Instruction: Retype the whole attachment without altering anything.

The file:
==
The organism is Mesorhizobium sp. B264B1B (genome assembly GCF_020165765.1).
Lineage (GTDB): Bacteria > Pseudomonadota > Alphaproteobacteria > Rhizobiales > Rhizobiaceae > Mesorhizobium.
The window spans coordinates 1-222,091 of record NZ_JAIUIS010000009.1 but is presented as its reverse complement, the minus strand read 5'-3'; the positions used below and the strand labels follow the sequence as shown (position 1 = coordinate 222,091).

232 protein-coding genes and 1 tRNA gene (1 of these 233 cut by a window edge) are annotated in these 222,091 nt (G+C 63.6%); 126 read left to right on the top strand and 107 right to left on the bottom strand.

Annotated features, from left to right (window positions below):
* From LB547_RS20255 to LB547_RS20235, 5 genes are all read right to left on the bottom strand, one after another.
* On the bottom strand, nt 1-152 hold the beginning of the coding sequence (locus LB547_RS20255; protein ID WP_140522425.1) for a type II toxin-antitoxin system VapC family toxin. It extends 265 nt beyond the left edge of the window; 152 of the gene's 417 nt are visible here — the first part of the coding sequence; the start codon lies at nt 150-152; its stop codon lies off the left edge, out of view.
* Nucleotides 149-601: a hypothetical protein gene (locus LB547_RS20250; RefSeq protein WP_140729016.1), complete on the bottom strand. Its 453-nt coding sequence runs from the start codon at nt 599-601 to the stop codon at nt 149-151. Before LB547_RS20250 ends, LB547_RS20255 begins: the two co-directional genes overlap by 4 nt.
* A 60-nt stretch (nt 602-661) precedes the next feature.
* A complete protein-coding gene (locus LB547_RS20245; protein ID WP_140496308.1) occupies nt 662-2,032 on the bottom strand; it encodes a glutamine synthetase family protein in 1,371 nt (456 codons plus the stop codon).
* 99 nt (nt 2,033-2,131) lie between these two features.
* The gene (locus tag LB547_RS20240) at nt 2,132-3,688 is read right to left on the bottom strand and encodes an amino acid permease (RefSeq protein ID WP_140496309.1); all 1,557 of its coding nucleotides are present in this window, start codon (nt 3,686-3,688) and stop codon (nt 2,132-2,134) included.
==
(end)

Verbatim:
The organism is Mesorhizobium sp. B264B1B (genome assembly GCF_020165765.1).
Lineage (GTDB): Bacteria > Pseudomonadota > Alphaproteobacteria > Rhizobiales > Rhizobiaceae > Mesorhizobium.
The window spans coordinates 1-222,091 of record NZ_JAIUIS010000009.1 but is presented as its reverse complement, the minus strand read 5'-3'; the positions used below and the strand labels follow the sequence as shown (position 1 = coordinate 222,091).

232 protein-coding genes and 1 tRNA gene (1 of these 233 cut by a window edge) are annotated in these 222,091 nt (G+C 63.6%); 126 read left to right on the top strand and 107 right to left on the bottom strand.

Annotated features, from left to right (window positions below):
* From LB547_RS20255 to LB547_RS20235, 5 genes are all read right to left on the bottom strand, one after another.
* On the bottom strand, nt 1-152 hold the beginning of the coding sequence (locus LB547_RS20255; protein ID WP_140522425.1) for a type II toxin-antitoxin system VapC family toxin. It extends 265 nt beyond the left edge of the window; 152 of the gene's 417 nt are visible here — the first part of the coding sequence; the start codon lies at nt 150-152; its stop codon lies off the left edge, out of view.
* Nucleotides 149-601: a hypothetical protein gene (locus LB547_RS20250; RefSeq protein WP_140729016.1), complete on the bottom strand. Its 453-nt coding sequence runs from the start codon at nt 599-601 to the stop codon at nt 149-151. Before LB547_RS20250 ends, LB547_RS20255 begins: the two co-directional genes overlap by 4 nt.
* A 60-nt stretch (nt 602-661) precedes the next feature.
* A complete protein-coding gene (locus LB547_RS20245; protein ID WP_140496308.1) occupies nt 662-2,032 on the bottom strand; it encodes a glutamine synthetase family protein in 1,371 nt (456 codons plus the stop codon).
* 99 nt (nt 2,033-2,131) lie between these two features.
* The gene (locus tag LB547_RS20240) at nt 2,132-3,688 is read right to left on the bottom strand and encodes an amino acid permease (RefSeq protein ID WP_140496309.1); all 1,557 of its coding nucleotides are present in this window, start codon (nt 3,686-3,688) and stop codon (nt 2,132-2,134) included.